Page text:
Monday, September 12, 2016

Embracing fear

Fear is a story.  I feel afraid that I won't be seen or heard, that I am not enough, that I won't be loved.  I feel afraid that I have never been loved for who I am, afraid that I will never even grasp who I am.  However, those fears have been with me for a very long time and mostly it is just a tape of the mind.  The "what if" game can provide a lot of entertainment and emotion to keep fueling the downward spiral of "what if."  

Unfortunately I have yet to discover some magic cure for the "what if" game.  Mostly I pay attention to foundations and ask myself a lot of questions about eating, drinking, sleeping, resting, relaxing, playing ect...  I am continuously reminded that competence and skill overcome fear.  I tend to forget the impact of getting through something.  That is where we gain skill, getting knocked down and getting back up. It isn't so important how long it feels like we are down, it is the getting back up.  I am starting to accept that it is chosing to get back up and then fighting through all the obstacles is where we get our skill and how we learn what we are passionate about.  

I feel two different types of "fear". One is the fear that is created by the mind, the stories, the imagination put into the "what if" game.  This is where something triggers a downward spiral of imaginative events that could not match reality.  This is where the "shoulds" live.  Honestly this is the fear I spend a lot of my time with, this is where I fall down and continue to get back up.  These are the hardest falls for me, because when I am down, I don't remember that I know things to help me get back up.  Which is when my mind will deliver the final blow and tell me that means I don't want to get back up.  Because I don't remember how to get back up, I am ashamed to ask for help and am completely disconnected from reality, the mind has pretty good control of me. 

The second type of "fear" is more like caution, it is based on my experience.  It is actually useful, when it is used as information.  (I am cautious when climbing ladders, because I fell once.  I have a rule in the house that if someone is going up on a ladder that someone else needs to be in ear shot, because when I was little my Dad fell and luckily my brother was running late for work and was home to help him.)  This fear informs me and reminds me to be gentle, to pay attention but it is rarely paralyzing.  This caution serves to remind me that I have gotten back up, or some one else has gotten back up and asks me where my skill is.  

Right now I am dealing with both types of fear.  I am weaning myself off some medication, and this is a second attempt.  Last time I did this, things did not go smoothly, and I stayed in pain for long enough.  However, I also learned from that experience.  I had a long talk with my doctor about how to proceed in the future.  So I do have some skill, I have plenty of people I can ask to help me and it is a reminder to be gentle with myself as I start to wean myself off bladder medication that has helped enormously.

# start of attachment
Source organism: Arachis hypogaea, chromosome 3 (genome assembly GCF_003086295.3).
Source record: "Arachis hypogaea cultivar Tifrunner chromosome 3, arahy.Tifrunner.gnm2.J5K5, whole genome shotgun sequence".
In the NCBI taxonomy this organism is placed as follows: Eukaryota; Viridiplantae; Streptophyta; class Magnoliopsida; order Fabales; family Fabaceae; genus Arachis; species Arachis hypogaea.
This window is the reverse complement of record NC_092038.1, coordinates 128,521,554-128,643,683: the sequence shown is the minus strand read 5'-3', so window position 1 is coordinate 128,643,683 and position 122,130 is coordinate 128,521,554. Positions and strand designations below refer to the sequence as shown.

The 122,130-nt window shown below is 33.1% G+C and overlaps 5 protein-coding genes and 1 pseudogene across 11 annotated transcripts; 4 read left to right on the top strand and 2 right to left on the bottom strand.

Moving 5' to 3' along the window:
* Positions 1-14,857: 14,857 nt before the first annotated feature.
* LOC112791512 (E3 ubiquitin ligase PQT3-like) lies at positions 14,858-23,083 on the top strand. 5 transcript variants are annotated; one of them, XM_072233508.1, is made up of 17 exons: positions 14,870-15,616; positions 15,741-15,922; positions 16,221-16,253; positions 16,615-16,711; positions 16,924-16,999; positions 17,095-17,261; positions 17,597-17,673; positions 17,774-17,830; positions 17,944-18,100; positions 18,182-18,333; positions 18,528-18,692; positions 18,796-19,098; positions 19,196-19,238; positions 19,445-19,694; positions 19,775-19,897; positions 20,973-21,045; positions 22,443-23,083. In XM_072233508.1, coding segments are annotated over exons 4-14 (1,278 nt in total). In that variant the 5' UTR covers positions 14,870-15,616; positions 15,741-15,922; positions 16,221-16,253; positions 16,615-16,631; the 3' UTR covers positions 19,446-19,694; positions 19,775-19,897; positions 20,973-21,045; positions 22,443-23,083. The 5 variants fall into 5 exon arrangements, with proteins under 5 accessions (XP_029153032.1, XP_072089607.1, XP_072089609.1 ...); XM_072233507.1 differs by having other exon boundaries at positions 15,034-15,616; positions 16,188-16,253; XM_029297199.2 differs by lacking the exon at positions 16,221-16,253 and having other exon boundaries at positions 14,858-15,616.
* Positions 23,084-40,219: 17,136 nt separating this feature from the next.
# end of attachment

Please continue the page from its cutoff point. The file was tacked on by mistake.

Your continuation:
I am not a neuroscientist and it has been a while since I looked at my notes.  However I wonder if both types of fear activate the same centers in the brain, if they release the same neurotransmitters.  Because a lot of times when I am dealing with caution, fear also shows up.  

What is the story?  Is the mind riding that wave of neurotransmitters?  Because I also spin the story, that if weaning myself off the medication goes poorly again that is means I am not enough, that I haven't done enough to help, that I did something wrong.  The reality is my bladder lining may not be healed yet, for who knows what reason, there is only one way to find out.  The first step is to find out how I am doing, and then make a decision after that.  

Since I received my diagnosis and the doctor told me her map for how to treat this illness.  I have gotten to accept the map is not the terrain, that the doctors cannot predict what will help, what will make it worse, and how fast things will change.  Everyone that I have seen has reminded me to listen to my body, that the knowledge is there.  One of the biggest challenges of this illness has been for me to communicate that information to my doctors.  To ask for help and challenging myself to trust the terrain instead of the map.  

Question of the day: What is one of your hard won skills?  Take a moment to think about how many times you got back up to win that skill and appreciate yourself for continuing to rise.  

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